A Year in Shorts Day 157: "The Ugly Duckling"

Boy, it’s been a while since we’ve covered a Disney short, hasn’t it? When you consider how dominant they tend to be in this category, you would think we’d be discussing them more regularly. Well, I suppose it’s more important to look at the more obscure shorts. But like it or not, Disney played an important role in the history of animation and we’ve got a lot left to explore. So let’s take a look at the 1939 film The Ugly Duckling!


(via Wikipedia)


Much like The Little Matchgirl, Jack Cutting and Clyde Geronimi's The Ugly Duckling is based on the fairy tale by Hans Christian Andersen. It's one of Hans Christian Andersen's happier tales, which is saying very little. Disney's adaptation is fairly faithful (at least when compared to films like The Little Mermaid), although it softens much of the abused heaped upon the titular character and removing the constant threat of violent death. Cowards. They also make the duckling very, very cute, no doubt giving countless uglier young birds in the audience horrible self-esteem issues. But that's Hollywood for you.


(via TV Tropes)


Speaking of Hollywood trends, The Ugly Duckling is technically a remake; Disney had adapted the story once before eight years prior. Imagine that, Disney remaking one of their films! The new version of The Ugly Duckling also happens to be the last of the Silly Symphonies, ending a ten year run of animated shorts. From the 1940s onward, the vast majority of Disney's shorts would focus on established characters such as Mickey, Donald and Goofy, with a couple of notable exceptions. The shorts that followed absolutely have their merits, but very few have the artistic ambitions of the Silly Symphonies. Which makes sense if you think about it. Throughout the thirties, the Silly Symphonies mostly served as training for the animators as they prepared for their first feature. Once Snow White and the Seven Dwarfs came out, the animators who worked on the Symphonies certainly had bigger fish to fry.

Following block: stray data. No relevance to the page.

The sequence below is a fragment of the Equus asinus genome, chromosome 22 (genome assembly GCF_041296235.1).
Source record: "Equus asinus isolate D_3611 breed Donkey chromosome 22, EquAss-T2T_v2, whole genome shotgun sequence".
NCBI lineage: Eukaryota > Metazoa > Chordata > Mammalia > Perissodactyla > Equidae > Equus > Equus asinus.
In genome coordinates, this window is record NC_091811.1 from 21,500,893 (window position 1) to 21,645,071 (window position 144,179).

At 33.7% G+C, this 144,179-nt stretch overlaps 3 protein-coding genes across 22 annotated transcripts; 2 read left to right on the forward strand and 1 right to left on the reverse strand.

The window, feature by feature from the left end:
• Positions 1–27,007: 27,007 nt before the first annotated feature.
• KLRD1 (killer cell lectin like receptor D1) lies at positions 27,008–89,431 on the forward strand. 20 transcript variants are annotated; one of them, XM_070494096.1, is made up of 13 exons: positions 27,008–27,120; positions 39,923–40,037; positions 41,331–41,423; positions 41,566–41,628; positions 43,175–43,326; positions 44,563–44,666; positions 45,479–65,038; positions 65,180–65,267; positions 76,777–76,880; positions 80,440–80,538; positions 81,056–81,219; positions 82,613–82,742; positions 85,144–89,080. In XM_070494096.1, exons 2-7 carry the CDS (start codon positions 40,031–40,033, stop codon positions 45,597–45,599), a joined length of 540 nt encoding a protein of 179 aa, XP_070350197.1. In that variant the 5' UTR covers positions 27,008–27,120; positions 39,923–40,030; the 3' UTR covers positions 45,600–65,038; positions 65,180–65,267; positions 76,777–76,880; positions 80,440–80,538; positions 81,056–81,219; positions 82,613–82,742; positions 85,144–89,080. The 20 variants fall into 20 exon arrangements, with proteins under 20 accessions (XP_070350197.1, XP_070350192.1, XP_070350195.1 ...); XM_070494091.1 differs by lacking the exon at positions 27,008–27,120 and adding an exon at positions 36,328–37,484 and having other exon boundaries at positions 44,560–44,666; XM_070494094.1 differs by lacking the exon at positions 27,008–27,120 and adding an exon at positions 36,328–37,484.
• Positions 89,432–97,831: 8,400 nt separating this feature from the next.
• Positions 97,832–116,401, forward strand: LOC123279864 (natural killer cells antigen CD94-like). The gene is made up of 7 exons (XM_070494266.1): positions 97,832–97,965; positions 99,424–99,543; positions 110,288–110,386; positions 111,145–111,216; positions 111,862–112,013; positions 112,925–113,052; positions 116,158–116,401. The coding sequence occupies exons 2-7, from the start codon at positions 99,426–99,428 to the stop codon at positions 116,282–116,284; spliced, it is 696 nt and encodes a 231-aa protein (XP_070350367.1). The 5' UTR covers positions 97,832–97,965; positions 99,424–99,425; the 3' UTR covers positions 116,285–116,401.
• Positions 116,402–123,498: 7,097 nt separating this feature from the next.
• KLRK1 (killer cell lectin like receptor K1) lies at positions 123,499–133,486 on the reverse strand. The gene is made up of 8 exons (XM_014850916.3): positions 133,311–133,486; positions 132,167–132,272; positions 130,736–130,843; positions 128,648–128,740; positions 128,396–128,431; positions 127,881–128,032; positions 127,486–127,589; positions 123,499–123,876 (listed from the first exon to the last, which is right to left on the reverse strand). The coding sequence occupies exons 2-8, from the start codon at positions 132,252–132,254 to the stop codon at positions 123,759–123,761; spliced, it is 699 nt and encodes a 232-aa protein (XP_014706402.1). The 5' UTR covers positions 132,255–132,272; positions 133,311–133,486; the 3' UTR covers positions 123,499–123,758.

(via Wikipedia)


But that's all inside baseball really, and doesn't really say much about the short itself. And the short is pretty good! The story is very simple (maybe a little too simple, without any of the queer subtext Andersen's work is known for), but it's cute and effective. And I suppose that it has to be simple, as the short is told entirely without dialogue. Unless you count quacks and honks as dialogue. The animation is every bit as lovely as you'd expect from a Silly Symphony, with expressive character designs and beautiful painted backgrounds.


(via The Internet Animation Database)


And yet at times the short seems a little unsure of itself, as if the good-natured goofiness of the Mickey and Friends shorts is trying to break free from the more slow-paced constraints of the average Silly Symphony. It is, in short, something of an odd duck. That makes it a little unsatisfying (it's not as beautiful as the best Silly Symphonies, but it's not as funny as your average Donald Duck cartoon), but interesting as well. And the Academy clearly didn't mind the tonal dissonance, as they awarded Walt Disney with his eighth consecutive Academy Award for Best Animated short for the film. The king would be (briefly) dethroned the following year, but Disney definitely ended the decade on top.


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"The Ugly Duckling" is available to watch on Disney +


The Great Oscar Baiter is a not-for-profit work of criticism. All images herein are property of their respective owners and are protected under Fair Use.

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